designed to laciliiute first aid io the injured
It contains antidotes, stimulants, dressings
etc., and directions for using them. The eom
mtttee having the matter in charge is com
posed of Miss Crocker, Miss Mery Holbrook
Mrs. P. D. Horton, Mrs. Charles "Tuttic, Mrs'
Robert Oxnard, Mrs. Fred Green, Mrs. Stuart
An Old Bank Deposit.
William Warren yesterday contended that
in July, 1858. he deposited $850 in the old
Clay-street Bank, and now after thirty-seven
years he warns it back. Judge Hebbard is try
ing the case. Warren nas lost his bankbook,
but hopes to prove his identity. The case went
over to be submitted.
. Mark ' Hopkins Institute of Abt.— Last
week of e^ibi^ioa. ;-.;-., • ; * '»
THE SAN FRANCISCO CALL, SATURDAY, MAY 25, 1895.
BUILDING AT RICHMOND
In Every Direction Neat Homes
and Fine Blocks Are
THE NEW FRENCH HOSPITAL.
It Is to Be Occupied In July— Other
News From a Lively
The sound of the hammer is constantly
heard in the lively Richmond district.
New buildings are going up in all direc
Charles Hawthorne has completed a fine
Queen Anne house at the corner of Fourth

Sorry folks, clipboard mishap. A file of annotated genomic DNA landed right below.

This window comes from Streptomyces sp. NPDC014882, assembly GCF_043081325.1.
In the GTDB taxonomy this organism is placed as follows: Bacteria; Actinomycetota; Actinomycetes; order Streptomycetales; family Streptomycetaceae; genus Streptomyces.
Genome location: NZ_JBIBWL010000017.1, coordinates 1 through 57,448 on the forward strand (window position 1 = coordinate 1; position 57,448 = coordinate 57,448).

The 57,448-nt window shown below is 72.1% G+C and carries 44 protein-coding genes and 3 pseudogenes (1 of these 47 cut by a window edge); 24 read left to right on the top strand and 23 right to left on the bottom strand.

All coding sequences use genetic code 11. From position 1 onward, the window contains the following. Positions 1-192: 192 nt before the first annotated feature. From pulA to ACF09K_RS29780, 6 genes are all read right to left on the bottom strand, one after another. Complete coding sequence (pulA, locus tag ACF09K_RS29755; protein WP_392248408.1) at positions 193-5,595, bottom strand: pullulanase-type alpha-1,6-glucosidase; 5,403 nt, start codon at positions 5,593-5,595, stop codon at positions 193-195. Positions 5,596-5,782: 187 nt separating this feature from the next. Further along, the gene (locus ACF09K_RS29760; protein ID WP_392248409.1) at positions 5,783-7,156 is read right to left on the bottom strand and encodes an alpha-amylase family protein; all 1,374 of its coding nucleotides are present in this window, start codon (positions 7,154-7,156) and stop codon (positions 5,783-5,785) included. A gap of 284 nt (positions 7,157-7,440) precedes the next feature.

avenue and Clement street, with marble
steps. Contractor McGrath is putting up
four two-story houses on Clement street,
near Fifth avenue. Mrs. Frohman's hand
some residence on Second avenue, between
Clement and California streets, is fast
nearing completion. J. Wolff is putting
up a model two-story building on the
northwest corner of Point Lobos and
Fourth avenues for a drugstore and offices
on Robert R. Hinds' property.
Chris Bnnger now occupies his new two
story building on the northwest corner of
Point Lobos and Fourth avenues. Irving
Ingerman is building a two-story Hat of
sixteen rooms on Clement street, between
Fourth and Fifth avenues. On the north
west corner of Point Lobos and Fifth
avenues are two new two-story buildings
owned, respectively, by Henry Meehan
and Miss A. Colombat. T. G. Parker is
putting up a home for himself on Second
avenue, near Sacramento street. I. Levy
is building a cottage on Fourth avenue
between Clement street and Point Lobos
Frank C. Baxter has purchased C. M.
Stoltz's new residence on Tenth avenue,
between Clement and California streets.
Mr. Stoltz will now begin the erection of
another house in the same block. C. P.
Ralston is aoout to build two cottages for
the Bailey brothers on Twelfth avenue, be
tween Clement and California streets.
Charles Hartman is commencing a two
story store, fronting on Point Lobos
avenue, near the streetcar house. Fred